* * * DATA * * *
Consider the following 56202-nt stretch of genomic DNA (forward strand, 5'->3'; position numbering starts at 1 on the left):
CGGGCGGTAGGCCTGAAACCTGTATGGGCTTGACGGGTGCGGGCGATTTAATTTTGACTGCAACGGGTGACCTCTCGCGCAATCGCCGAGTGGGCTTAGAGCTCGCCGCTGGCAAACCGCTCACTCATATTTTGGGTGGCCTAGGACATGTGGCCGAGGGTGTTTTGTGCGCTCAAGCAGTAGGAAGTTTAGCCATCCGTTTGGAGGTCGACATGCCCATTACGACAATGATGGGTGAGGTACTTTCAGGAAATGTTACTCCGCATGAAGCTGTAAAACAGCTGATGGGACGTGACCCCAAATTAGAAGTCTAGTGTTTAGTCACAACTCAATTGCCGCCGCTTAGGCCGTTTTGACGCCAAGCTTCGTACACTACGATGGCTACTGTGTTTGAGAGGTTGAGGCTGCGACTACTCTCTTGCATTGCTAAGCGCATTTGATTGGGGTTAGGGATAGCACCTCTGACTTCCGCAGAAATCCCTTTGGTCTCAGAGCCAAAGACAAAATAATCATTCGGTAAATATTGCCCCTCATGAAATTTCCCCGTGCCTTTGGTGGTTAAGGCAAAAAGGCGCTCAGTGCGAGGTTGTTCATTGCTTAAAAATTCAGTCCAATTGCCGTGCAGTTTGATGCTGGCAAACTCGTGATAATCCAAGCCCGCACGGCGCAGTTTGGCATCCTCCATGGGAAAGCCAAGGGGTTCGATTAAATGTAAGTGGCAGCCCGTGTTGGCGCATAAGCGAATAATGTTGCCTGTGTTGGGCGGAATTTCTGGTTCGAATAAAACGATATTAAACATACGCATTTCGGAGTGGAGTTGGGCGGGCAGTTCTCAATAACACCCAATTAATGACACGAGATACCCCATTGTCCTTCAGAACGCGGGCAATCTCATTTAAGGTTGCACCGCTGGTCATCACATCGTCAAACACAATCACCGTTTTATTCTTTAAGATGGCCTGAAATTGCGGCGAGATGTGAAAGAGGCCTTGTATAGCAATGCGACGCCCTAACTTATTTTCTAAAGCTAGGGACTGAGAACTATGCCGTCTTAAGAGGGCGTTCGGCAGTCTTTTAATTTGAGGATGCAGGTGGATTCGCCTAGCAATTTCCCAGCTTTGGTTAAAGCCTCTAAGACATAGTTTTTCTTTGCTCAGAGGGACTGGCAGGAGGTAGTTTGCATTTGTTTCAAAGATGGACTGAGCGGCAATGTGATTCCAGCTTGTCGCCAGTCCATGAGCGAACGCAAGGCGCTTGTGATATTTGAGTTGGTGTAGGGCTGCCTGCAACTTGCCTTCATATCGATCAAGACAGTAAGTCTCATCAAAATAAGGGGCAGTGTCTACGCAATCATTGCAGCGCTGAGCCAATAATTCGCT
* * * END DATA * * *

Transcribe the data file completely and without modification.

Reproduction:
Consider the following 56202-nt stretch of genomic DNA (forward strand, 5'->3'; position numbering starts at 1 on the left):
CGGGCGGTAGGCCTGAAACCTGTATGGGCTTGACGGGTGCGGGCGATTTAATTTTGACTGCAACGGGTGACCTCTCGCGCAATCGCCGAGTGGGCTTAGAGCTCGCCGCTGGCAAACCGCTCACTCATATTTTGGGTGGCCTAGGACATGTGGCCGAGGGTGTTTTGTGCGCTCAAGCAGTAGGAAGTTTAGCCATCCGTTTGGAGGTCGACATGCCCATTACGACAATGATGGGTGAGGTACTTTCAGGAAATGTTACTCCGCATGAAGCTGTAAAACAGCTGATGGGACGTGACCCCAAATTAGAAGTCTAGTGTTTAGTCACAACTCAATTGCCGCCGCTTAGGCCGTTTTGACGCCAAGCTTCGTACACTACGATGGCTACTGTGTTTGAGAGGTTGAGGCTGCGACTACTCTCTTGCATTGCTAAGCGCATTTGATTGGGGTTAGGGATAGCACCTCTGACTTCCGCAGAAATCCCTTTGGTCTCAGAGCCAAAGACAAAATAATCATTCGGTAAATATTGCCCCTCATGAAATTTCCCCGTGCCTTTGGTGGTTAAGGCAAAAAGGCGCTCAGTGCGAGGTTGTTCATTGCTTAAAAATTCAGTCCAATTGCCGTGCAGTTTGATGCTGGCAAACTCGTGATAATCCAAGCCCGCACGGCGCAGTTTGGCATCCTCCATGGGAAAGCCAAGGGGTTCGATTAAATGTAAGTGGCAGCCCGTGTTGGCGCATAAGCGAATAATGTTGCCTGTGTTGGGCGGAATTTCTGGTTCGAATAAAACGATATTAAACATACGCATTTCGGAGTGGAGTTGGGCGGGCAGTTCTCAATAACACCCAATTAATGACACGAGATACCCCATTGTCCTTCAGAACGCGGGCAATCTCATTTAAGGTTGCACCGCTGGTCATCACATCGTCAAACACAATCACCGTTTTATTCTTTAAGATGGCCTGAAATTGCGGCGAGATGTGAAAGAGGCCTTGTATAGCAATGCGACGCCCTAACTTATTTTCTAAAGCTAGGGACTGAGAACTATGCCGTCTTAAGAGGGCGTTCGGCAGTCTTTTAATTTGAGGATGCAGGTGGATTCGCCTAGCAATTTCCCAGCTTTGGTTAAAGCCTCTAAGACATAGTTTTTCTTTGCTCAGAGGGACTGGCAGGAGGTAGTTTGCATTTGTTTCAAAGATGGACTGAGCGGCAATGTGATTCCAGCTTGTCGCCAGTCCATGAGCGAACGCAAGGCGCTTGTGATATTTGAGTTGGTGTAGGGCTGCCTGCAACTTGCCTTCATATCGATCAAGACAGTAAGTCTCATCAAAATAAGGGGCAGTGTCTACGCAATCATTGCAGCGCTGAGCCAATAATTCGCT